“A bomb actually was dropped in our yard, and the shrapnel and everything destroyed my bed,” Ipson said. “Had I gone to bed on time that night instead of hanging out with the adults because I was nosy, I would have been dead.”
Ipson said he and his family ended up in the U.S. because someone reported his father for giving a bonus to women working for him at an amber jewelry plant — which was illegal under Soviet laws. He was declared an “enemy of the Soviet Republic.”
“By that night, [The People’s Commissariat for State Security] would come and take you and ship you off to Siberia,” Ipson said. “As soon as he came home, he told my mother ‘grab your backpack, put in what you can, we’re leaving immediately.’”
They escaped before the evening and made it through Poland. However, they were stopped at the Czechoslovakian border and had to walk through waist-high snow to make it to the American zone in Germany.
Ipson’s family decided to immigrate to America because his mother had a sister and aunt who lived in Richmond. After staying in Munich for two years, in 1947, they made it through immigration services and finally came to the U.S.
Once in Virginia, Ipson graduated from Thomas Jefferson High School and attended the University of Richmond. He joined the Army Reserve in 1954 and served as a typing instructor in the Judge Advocate General’s Corps for eight years. Ipson said he joined the army to give back to the country that took him in.
“If I can help this country for me being here, I’m going to join the military,” Ipson said. “I’m going to learn how to fight, I’m going to learn how to defend myself, and I’m going to pay back this country if this is where they need me.”
Ipson remembered when he visited Canada in 1959 with his now-wife to apply for a work permit. When he appeared in front of the government officials, one of them stereotyped him and said he must have lived a failed life in the U.S.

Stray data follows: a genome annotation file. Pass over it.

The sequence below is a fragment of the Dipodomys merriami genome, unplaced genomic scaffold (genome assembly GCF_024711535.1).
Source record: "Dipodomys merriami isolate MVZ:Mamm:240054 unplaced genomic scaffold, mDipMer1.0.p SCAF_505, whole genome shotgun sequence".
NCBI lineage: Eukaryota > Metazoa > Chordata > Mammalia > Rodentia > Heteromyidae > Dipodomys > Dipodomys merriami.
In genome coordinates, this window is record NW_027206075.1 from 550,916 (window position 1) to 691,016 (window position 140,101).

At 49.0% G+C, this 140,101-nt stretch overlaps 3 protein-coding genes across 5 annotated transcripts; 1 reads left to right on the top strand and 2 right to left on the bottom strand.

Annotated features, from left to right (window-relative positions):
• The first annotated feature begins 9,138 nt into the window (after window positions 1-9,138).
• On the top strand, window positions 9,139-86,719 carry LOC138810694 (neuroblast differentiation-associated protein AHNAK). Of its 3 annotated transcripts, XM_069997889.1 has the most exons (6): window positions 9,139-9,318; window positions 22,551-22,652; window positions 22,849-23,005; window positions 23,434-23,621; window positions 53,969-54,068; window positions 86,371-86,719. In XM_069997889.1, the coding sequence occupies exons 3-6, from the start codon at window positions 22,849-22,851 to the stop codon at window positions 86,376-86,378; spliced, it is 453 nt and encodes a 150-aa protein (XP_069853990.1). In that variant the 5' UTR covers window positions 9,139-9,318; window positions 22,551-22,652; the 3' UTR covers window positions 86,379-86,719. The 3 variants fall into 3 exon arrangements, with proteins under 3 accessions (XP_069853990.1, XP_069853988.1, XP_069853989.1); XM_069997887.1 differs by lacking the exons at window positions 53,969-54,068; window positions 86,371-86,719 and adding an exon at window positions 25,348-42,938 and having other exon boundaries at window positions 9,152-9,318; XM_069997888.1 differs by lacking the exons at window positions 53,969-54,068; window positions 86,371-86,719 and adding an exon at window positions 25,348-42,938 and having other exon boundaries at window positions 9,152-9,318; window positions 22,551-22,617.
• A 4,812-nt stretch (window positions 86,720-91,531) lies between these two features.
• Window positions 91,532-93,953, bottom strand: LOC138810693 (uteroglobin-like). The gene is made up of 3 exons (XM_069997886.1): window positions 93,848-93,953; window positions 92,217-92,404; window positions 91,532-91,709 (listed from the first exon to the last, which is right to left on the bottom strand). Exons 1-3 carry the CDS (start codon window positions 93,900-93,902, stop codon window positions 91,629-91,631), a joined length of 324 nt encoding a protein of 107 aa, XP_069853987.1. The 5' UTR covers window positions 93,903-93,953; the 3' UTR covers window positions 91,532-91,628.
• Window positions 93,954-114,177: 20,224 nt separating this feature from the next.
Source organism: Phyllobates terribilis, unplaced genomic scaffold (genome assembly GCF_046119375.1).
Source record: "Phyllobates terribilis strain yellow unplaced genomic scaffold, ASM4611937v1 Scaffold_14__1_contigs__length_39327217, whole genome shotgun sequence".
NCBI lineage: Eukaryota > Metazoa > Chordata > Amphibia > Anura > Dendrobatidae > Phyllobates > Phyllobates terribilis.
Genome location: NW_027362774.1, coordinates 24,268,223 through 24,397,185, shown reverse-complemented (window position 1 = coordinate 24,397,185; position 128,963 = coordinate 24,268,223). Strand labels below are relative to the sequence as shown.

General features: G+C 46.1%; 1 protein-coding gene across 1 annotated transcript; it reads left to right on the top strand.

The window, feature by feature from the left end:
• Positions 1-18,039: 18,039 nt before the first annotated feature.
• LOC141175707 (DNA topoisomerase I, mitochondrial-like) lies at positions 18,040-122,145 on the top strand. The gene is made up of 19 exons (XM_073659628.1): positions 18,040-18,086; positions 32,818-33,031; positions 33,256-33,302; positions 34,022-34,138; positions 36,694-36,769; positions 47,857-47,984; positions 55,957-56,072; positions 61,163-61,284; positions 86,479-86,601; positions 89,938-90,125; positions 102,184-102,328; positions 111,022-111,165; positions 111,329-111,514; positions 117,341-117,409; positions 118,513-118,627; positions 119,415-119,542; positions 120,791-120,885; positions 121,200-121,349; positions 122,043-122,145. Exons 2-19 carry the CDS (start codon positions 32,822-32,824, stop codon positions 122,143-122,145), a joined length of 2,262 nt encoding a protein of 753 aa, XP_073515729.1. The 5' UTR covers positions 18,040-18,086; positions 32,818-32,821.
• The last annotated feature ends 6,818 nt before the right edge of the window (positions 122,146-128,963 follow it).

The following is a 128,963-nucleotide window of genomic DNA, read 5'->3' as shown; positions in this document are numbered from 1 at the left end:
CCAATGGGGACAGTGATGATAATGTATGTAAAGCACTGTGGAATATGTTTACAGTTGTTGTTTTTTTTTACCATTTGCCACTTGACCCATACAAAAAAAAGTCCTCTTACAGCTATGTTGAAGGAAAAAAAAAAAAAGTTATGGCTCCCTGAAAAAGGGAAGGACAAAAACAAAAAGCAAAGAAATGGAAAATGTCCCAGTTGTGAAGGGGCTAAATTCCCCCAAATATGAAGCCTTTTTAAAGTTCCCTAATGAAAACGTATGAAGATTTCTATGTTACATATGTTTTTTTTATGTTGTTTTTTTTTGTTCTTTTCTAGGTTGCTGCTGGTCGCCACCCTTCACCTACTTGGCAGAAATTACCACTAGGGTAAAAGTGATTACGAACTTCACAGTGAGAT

“[The government official] said to me ‘You Jews are all alike. You come to Canada for a handout,” Ipson said. “I said ‘Take my papers and shove it up your ass. At 6:30 in the morning, I’m gonna be across Rouses Point back in the United States where I belong.’”
Ipson’s teaching experience led him to volunteer for the Anti-Defamation League in the 1990s, where he gave talks in cases of anti-Semitic behavior to try to change people’s outlooks.
This eventually led to Ipson telling his story to people around the country. He teaches about the Holocaust from local schools to military bases, and said the “two-way conversation” in his lessons makes them unique.
His lessons are still relevant today — Neo-Nazi organizations have been on the rise across the globe. Lithuania — where a majority of the Jewish population in the 1940s was killed in the Holocaust — has “the most extensive demonstrations of neo-Nazism,” according to Ipson’s website.
Ipson also said, through his time of giving student lectures, he has learned a staggering number of young people admit they are bullies — most of the time learning the behavior from home. Ipson said the biggest takeaway he wants for students is to realize “we are all the same,” and that mentality will help stop hateful behavior.
“If it hurts you, it hurts the guy you’re picking on,” Ipson said. “Doesn’t matter what color he is, doesn’t matter what religion he is … we are all the same, we all bleed red. When we understand that, and forget about greed and accept need, then we’ll do okay.”